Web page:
(Adds Abercrombie & Fitch statement)
By Aditi Shrivastava and Maria Ajit Thomas
Dec 3 An Abercrombie & Fitch Co
shareholder urged the teen apparel retailer to replace Chief
Executive Mike Jeffries after his contract expires in February,
failing which the company should consider selling itself.
Engaged Capital LLC, which owns less than 1 percent of the
company's shares, said in a letter to the board on Tuesday that
the expiration of Jeffries' term is an opportunity for the board
to set a new direction for the company. (link.reuters.com/xek25v)
Engaged Capital, a young activist investment firm led by
former Relational Investors Managing Director Glenn Welling,
said a sale of the company to a private equity buyer may
represent the best option for shareholders.
"However, as we have learned through discussions with
industry insiders and private equity firms, Mr. Jeffries'
presence represents a major stumbling block to a transaction,"
the activist investment firm said in the letter.
Abercrombie's shares, which have lost about 30 percent of
their value this year, were up 5.6 percent to $35.95 in early
Analysts have raised concerns about the company's ability to
revitalize its merchandise, citing management's focus on
cost-cutting, marketing and distribution instead of product and
"A little fresh blood would definitely benefit the company,"
Morningstar Inc analyst Bridget Weishaar told Reuters.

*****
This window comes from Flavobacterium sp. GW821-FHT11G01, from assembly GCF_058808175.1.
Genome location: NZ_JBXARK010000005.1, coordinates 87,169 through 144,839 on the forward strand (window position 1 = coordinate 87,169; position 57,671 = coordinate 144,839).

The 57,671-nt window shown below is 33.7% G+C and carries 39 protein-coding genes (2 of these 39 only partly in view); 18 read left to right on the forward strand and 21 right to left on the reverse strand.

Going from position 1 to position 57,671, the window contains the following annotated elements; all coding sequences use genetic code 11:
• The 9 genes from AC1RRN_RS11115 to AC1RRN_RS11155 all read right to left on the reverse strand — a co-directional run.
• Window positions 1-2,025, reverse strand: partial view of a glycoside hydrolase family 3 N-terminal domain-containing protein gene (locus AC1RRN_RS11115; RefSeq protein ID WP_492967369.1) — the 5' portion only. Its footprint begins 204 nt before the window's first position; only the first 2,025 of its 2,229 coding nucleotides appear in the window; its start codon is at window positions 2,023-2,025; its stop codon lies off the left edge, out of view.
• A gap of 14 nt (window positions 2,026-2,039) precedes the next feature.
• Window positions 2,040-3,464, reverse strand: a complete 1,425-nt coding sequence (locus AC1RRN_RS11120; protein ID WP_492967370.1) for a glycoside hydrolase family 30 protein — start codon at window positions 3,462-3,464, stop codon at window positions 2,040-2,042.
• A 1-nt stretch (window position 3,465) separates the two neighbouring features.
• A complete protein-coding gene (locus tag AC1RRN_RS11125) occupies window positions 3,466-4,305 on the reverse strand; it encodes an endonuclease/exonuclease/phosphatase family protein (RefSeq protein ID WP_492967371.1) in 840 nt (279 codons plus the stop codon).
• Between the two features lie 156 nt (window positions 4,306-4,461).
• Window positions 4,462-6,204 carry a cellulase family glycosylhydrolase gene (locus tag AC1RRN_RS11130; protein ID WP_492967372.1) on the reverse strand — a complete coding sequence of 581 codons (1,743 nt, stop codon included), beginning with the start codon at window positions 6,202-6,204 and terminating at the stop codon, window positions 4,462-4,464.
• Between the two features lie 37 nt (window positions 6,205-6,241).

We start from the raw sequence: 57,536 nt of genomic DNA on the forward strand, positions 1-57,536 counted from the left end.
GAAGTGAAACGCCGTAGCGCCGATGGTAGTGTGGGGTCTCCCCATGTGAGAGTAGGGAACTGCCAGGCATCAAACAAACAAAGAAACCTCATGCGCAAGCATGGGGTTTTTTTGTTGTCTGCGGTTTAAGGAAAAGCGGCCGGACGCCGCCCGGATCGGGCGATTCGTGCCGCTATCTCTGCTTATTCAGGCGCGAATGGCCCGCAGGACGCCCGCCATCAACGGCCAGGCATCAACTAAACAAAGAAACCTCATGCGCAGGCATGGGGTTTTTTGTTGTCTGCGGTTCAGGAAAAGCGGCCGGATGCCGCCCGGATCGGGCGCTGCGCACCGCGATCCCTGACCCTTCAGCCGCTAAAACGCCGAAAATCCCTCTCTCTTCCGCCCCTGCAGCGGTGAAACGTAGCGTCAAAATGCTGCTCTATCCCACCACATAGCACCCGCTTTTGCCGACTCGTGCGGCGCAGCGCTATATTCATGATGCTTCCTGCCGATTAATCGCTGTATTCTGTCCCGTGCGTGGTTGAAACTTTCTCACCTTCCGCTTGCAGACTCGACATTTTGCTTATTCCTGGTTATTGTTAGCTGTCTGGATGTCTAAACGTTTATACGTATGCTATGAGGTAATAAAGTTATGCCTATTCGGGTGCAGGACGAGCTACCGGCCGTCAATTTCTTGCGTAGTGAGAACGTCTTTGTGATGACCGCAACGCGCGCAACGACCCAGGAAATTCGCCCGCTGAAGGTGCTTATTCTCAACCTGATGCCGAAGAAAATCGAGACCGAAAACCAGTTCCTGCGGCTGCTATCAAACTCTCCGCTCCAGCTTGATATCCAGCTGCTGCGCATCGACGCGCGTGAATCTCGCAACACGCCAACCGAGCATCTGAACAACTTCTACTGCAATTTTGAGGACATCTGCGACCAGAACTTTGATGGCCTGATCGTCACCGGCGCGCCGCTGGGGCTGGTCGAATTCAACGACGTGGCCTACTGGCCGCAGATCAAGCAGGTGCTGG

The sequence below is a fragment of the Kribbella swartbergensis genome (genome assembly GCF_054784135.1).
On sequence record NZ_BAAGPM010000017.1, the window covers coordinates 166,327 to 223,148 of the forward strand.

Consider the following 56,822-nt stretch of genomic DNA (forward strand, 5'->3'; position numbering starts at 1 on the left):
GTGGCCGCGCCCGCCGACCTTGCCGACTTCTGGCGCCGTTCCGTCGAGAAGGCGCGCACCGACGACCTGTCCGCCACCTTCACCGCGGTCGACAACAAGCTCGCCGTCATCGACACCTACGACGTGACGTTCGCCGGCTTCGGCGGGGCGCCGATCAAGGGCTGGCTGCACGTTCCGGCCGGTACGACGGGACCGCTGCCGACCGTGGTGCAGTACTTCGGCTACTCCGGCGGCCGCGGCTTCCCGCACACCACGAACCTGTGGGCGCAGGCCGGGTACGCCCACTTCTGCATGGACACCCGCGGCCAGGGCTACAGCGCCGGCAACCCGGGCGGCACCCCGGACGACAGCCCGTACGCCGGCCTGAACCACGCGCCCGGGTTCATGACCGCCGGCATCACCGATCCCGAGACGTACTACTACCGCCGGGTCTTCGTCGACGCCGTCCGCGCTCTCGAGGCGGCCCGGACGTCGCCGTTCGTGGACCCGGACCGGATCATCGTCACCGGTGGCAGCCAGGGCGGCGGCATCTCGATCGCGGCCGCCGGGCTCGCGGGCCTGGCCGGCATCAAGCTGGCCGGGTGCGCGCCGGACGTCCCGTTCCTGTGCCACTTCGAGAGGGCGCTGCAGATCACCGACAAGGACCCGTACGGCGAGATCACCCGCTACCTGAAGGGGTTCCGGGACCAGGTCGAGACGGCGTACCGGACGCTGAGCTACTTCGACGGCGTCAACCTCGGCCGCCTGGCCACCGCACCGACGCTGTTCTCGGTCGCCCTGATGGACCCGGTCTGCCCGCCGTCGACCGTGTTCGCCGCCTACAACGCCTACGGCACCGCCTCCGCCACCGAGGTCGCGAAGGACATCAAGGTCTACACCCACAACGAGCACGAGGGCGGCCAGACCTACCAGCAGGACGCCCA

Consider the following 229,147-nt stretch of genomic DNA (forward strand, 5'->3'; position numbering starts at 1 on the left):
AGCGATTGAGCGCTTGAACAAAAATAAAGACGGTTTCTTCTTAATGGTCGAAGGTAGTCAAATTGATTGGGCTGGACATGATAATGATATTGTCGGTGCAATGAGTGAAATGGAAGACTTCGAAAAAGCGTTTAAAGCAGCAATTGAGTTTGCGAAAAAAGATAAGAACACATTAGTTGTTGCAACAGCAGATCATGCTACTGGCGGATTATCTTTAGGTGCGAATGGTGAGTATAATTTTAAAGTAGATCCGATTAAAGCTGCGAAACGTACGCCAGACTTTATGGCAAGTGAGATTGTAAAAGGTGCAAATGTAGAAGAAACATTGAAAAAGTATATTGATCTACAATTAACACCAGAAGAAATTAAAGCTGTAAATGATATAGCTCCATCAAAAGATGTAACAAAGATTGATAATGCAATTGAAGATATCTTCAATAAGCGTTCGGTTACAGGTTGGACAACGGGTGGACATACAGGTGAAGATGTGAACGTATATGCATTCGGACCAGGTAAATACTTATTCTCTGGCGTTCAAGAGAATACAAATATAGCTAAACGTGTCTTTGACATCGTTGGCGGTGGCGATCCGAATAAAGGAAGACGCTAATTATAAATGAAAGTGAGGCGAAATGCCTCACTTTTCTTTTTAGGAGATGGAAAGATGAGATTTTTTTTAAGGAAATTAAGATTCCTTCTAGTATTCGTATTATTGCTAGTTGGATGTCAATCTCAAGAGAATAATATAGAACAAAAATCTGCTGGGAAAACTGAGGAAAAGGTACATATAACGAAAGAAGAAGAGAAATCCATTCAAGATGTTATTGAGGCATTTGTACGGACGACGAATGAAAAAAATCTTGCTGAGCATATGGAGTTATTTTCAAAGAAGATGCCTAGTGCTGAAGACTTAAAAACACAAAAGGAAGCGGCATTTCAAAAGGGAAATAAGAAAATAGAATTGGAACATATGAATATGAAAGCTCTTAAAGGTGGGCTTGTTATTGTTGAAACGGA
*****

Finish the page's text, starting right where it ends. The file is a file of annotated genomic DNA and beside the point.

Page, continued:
However, she said the board has been very supportive of
Jeffries. "So, I'd be highly doubtful if this letter changes
Engaged Capital said there appeared to be no qualified
successor within the company to replace 69-year-old Jeffries,
who has been CEO for 16 years.
His contract includes a clause that he would receive over
$100 million if the company changes control. Jeffries owned
about 1.3 percent of Abercrombie's shares as of July 30.
Abercrombie said it valued input from shareholders and has
had extensive talks with many of them, including Engaged
Capital, over the past several months.
"We look forward to continuing our dialogue with
shareholders as we execute on our long-term plan," the company
said in a statement emailed to Reuters.
Engaged Capital said it owned about 400,000 shares of
Abercrombie. The company has about 76.40 million shares
outstanding, according to Thomson Reuters Data.
Jeffries made headlines in 2006 when he said A&F's clothes
were made for "cool" and "attractive" kids and not for "fat"
people. The company, which does not offers sizes for women above
large, said last month it would expand sizes, colors and fits
for all styles by the spring to attract more customers.
Abercrombie and rivals Aeropostale Inc and American
Eagle Outfitters Inc have been hit as young shoppers
shift to "fast fashion" chains such as Inditex's Zara
and privately owned Forever 21, which offer more fashionable
clothing at cheaper prices.
Abercrombie warned last month that it expected a tough
holiday shopping season.
The company posted a loss in the third quarter after
comparable-store sales fell for the seventh straight quarter.
(Editing by Saumyadeb Chakrabarty)